From the triumphalism of Sánchez to the catastrophism of Casado


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This week we heard a triumphant Prime Minister expose the benefits of the Spanish economy and its “robust recovery”, and a leader of the catastrophic opposition reeling off the serious problems Spain faces with a “practically bankrupt” country. Probably each one is in their role to highlight what interests them the most, but when speeches are taken to extremes, even if both have their share of reason, they run the risk of being little credible.

Pedro Sanchez He said that Spain is doing better. And of course it is going better than last year, when we were immersed in a second, third, fourth wave, with confinements, restrictive measures …, it was just missing! But you forgot to say that

Spanish GDP has not yet recovered all that was lost during the pandemic. In fact, a day after these resounding words, came the blow of the European Commission’s forecasts. The lowest of all that have been presented so far and far from the optimistic forecasts of the Executive. And probably the most serious thing is that it delays until 2023 the return to the pre-crisis starting point. And make no mistake, the recovery will start to count when we recover what was lost.

The president also told us that we are coming out of this crisis with policies that have nothing to do with those applied by the PP Executive in 2012 and 2013. He forgot to say that this crisis has nothing to do with the one in 2008. It has not been a crisis for economic or financial reasons, but a health crisis whose consequences for the economy have been caused by the closures and confinements decreed by the governments themselves, so that the exit logically has to be much faster. And furthermore, the behavior of Brussels and the ECB has nothing to do with that of the financial crisis. The almost infinite liquidity provided by the ECB and the abolition of the stability rules, together with the billion-dollar funds, is allowing public spending to skyrocket. But don’t be fooled, this relaxation of stability demands in Europe has an expiration date. We cannot continue to spend as if we did not have to pay the bill.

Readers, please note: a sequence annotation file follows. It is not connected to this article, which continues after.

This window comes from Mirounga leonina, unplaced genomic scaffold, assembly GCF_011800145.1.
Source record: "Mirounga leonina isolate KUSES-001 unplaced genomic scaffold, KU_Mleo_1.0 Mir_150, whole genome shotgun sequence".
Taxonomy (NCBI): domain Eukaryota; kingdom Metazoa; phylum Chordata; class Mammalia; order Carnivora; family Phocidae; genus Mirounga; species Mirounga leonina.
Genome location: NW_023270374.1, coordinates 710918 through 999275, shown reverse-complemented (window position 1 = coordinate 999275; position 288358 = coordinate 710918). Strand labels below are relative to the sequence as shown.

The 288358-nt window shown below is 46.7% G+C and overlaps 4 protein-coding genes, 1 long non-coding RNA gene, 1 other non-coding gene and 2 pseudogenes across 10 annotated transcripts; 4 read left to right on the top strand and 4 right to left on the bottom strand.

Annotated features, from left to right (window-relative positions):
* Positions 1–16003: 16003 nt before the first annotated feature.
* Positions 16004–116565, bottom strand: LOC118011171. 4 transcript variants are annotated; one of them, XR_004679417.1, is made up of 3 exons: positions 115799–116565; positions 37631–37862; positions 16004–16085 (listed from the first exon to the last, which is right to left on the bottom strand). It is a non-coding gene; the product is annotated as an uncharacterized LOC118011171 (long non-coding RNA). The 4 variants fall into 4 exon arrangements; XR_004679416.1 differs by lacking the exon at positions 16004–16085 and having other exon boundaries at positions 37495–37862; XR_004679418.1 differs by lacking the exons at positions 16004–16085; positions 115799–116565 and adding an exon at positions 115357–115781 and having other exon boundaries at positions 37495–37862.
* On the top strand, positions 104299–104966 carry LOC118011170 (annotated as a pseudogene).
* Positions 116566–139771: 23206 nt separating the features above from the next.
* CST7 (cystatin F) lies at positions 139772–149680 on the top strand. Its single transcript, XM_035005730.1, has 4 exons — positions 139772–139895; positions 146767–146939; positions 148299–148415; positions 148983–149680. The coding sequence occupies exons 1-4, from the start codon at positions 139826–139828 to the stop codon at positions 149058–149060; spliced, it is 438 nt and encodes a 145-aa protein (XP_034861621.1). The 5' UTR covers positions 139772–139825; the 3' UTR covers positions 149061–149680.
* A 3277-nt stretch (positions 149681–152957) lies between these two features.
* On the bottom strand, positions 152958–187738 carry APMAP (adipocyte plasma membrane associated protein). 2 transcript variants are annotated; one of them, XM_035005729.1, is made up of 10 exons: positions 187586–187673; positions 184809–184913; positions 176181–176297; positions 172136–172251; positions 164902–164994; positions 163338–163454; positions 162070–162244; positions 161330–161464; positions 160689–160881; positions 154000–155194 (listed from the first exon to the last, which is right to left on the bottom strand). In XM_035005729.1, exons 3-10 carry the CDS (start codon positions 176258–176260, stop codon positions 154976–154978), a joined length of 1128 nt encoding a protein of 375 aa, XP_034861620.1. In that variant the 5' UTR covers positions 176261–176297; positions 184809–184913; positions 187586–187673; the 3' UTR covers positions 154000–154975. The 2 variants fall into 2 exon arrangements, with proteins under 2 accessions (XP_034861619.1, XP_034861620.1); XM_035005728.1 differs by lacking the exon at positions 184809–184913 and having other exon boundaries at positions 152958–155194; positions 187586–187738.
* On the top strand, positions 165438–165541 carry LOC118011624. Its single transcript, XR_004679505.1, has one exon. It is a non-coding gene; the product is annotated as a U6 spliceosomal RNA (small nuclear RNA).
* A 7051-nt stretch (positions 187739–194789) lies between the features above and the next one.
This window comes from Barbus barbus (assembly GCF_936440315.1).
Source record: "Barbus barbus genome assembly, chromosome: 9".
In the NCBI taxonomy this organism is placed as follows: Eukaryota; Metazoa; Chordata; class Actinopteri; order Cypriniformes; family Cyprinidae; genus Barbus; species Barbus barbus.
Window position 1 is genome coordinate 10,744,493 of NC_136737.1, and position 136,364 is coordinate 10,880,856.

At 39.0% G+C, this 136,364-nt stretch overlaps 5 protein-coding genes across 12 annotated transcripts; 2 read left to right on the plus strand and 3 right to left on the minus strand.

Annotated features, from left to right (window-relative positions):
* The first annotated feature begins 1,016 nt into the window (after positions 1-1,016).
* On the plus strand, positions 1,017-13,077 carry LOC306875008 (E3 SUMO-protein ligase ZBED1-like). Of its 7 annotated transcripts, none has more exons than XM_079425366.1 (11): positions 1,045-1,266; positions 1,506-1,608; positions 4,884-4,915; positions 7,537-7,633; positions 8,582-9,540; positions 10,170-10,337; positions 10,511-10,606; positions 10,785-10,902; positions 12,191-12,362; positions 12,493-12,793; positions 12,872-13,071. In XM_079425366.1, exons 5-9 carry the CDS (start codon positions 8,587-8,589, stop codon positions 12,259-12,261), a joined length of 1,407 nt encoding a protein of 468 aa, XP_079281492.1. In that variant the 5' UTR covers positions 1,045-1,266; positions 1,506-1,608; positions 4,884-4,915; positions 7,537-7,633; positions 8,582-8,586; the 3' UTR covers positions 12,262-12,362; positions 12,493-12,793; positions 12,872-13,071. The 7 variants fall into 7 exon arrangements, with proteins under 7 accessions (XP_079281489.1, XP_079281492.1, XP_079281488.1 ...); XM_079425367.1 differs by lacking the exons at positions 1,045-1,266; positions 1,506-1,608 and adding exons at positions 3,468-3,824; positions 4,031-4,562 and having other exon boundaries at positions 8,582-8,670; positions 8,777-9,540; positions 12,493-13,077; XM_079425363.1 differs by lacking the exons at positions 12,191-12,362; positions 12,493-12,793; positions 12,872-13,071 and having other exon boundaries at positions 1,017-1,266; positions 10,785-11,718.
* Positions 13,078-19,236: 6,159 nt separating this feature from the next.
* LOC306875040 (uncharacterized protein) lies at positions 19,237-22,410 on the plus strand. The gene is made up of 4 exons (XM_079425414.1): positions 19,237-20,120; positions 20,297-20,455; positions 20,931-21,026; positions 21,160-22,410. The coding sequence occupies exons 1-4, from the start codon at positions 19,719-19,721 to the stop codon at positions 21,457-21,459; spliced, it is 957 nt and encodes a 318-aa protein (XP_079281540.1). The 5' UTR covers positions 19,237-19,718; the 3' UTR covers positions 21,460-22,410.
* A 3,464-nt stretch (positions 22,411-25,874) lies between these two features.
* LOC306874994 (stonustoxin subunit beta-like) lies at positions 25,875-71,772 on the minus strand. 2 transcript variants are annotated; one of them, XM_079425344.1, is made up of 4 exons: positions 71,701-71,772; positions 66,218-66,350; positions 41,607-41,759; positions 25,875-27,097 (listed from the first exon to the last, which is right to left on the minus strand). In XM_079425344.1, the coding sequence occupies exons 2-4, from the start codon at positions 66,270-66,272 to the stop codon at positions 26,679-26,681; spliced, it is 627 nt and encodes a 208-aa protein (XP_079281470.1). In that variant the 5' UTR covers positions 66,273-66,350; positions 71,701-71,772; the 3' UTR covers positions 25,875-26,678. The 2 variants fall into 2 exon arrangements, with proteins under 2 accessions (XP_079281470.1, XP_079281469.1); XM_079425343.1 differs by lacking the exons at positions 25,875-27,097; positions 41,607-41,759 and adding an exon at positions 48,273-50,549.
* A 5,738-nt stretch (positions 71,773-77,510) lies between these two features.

Last Wednesday we had a little memory that the adjustments will have to be made sooner or later. Although the Government did not want to give him any publicity, we learned that One of the commitments agreed with Brussels is to extend the period for calculating pensions, which this year 2022 will already be 25 years old. The intention is to raise it up to 35 years. This is a reasonable measure that adjusts what is charged as a retired person, to what has been contributed during the entire working life, but it supposes, in most cases, a cut in the benefit that is going to be received. The normal thing is that a person has lower wages and, therefore, contributes less at the beginning of his working life than at the end. And in fact, if Brussels asks that it be done, it is because it will mean savings in pension spending. The worrying thing is that they try to deceive us and we are told that there will be no cuts, that cuts are only made by others.

And it was not especially successful either Pablo Casado accentuating that catastrophic message. It is true that there are dark clouds on the horizon, it is true that inflation and the shortage crisis can take their toll on us, it is true that we must be more careful with expenses and not leave that poisoned inheritance to our children. But Spain is not bankruptNot least because neither the ECB nor Brussels would allow it, and we also have a unique opportunity with European funds. Not everything goes to weaken the contrary.

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